Personal Finance: Day traders party like it's 1999

FILE - This July 16, 2013 file photo shows a street sign for Wall Street outside the New York Stock Exchange in New York. Stocks are opening slightly lower on Wall Street, Tuesday, March 31, 2020, as investors close out a brutal month of March. The S&P 500 is headed for its biggest quarterly decline since the last quarter of 2008.(AP Photo/Mark Lennihan, File)

On May 23, car rental company Hertz filed for bankruptcy. Drowning in a $24 billion sea of debt and walloped by the coronavirus, the 102-year-old company threw in the towel and began the process of negotiating partial repayment of creditors. The stock, now essentially worthless, traded down to 59 cents and hovered below a buck until something weird happened. An army of amateur speculators got on their smartphones and started buying the shares, juicing the price nearly tenfold to $5.50. The move was so stunning and comically irrational that the bankrupt company decided to offer an additional $500 million of the stuff to these novice traders complete with the requisite warning: "We expect that common stock holders would not receive a recovery."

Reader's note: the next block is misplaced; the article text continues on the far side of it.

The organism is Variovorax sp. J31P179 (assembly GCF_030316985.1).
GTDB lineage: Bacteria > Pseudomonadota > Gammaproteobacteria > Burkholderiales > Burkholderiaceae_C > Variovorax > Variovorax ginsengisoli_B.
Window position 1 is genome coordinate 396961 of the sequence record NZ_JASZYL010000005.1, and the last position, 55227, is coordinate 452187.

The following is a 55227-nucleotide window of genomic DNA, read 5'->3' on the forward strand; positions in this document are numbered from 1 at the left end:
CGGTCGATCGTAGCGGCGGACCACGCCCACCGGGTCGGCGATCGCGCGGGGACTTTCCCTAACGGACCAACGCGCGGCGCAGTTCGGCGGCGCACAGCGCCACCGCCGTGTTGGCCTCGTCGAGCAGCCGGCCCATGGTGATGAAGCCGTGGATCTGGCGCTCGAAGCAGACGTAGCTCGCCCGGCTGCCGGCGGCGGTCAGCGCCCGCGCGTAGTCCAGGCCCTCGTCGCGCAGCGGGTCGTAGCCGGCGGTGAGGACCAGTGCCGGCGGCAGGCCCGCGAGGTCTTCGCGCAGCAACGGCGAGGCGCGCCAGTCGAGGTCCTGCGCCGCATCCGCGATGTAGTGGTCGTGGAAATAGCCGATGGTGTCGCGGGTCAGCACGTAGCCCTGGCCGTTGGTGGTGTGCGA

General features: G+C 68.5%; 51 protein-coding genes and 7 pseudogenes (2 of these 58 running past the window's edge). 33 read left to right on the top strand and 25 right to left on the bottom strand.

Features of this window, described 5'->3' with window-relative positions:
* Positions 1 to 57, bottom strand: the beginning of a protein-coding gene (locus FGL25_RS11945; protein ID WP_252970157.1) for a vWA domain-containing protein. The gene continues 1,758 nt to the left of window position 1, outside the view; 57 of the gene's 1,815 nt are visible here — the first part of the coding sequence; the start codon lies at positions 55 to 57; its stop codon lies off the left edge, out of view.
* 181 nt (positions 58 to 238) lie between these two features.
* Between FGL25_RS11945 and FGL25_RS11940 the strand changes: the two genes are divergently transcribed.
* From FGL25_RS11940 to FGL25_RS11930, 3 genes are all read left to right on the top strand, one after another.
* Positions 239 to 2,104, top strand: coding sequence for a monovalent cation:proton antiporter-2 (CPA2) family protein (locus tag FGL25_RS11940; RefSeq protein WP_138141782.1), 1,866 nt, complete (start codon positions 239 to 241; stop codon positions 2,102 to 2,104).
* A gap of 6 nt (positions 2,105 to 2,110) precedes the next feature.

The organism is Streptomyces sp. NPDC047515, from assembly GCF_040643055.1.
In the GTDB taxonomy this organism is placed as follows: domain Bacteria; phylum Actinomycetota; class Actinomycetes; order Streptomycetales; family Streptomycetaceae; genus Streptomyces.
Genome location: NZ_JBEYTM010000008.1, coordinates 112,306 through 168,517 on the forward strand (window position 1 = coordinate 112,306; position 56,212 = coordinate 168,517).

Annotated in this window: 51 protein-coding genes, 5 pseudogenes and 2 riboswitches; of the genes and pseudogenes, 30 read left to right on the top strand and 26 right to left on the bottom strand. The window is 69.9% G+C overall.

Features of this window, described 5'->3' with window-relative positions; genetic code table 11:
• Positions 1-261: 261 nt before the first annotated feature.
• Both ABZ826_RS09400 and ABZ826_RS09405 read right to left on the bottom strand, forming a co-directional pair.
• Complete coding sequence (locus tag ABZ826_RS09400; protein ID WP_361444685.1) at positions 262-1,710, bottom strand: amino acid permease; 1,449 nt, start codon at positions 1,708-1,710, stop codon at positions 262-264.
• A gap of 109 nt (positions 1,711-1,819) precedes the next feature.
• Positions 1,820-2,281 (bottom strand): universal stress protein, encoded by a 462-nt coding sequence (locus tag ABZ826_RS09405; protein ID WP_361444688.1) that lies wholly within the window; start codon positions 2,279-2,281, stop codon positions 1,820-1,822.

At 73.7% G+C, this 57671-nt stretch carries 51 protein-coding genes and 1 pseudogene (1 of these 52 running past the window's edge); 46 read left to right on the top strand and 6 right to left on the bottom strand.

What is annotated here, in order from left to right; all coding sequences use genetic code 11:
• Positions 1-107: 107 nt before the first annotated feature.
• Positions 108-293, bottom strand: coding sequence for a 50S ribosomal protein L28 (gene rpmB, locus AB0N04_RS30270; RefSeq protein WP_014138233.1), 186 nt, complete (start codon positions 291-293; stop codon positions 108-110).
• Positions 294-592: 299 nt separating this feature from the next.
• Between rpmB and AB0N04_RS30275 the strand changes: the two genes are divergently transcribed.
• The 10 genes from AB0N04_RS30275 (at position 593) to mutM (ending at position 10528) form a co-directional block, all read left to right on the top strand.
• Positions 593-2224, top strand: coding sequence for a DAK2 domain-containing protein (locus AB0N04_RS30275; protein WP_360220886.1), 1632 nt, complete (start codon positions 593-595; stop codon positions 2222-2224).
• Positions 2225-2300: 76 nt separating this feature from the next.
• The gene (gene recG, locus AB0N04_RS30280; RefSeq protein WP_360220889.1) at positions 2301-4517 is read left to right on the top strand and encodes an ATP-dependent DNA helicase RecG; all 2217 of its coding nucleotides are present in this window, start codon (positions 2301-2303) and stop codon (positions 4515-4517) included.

Welcome to the new dot com bubble, now known as the "Robinhood Market."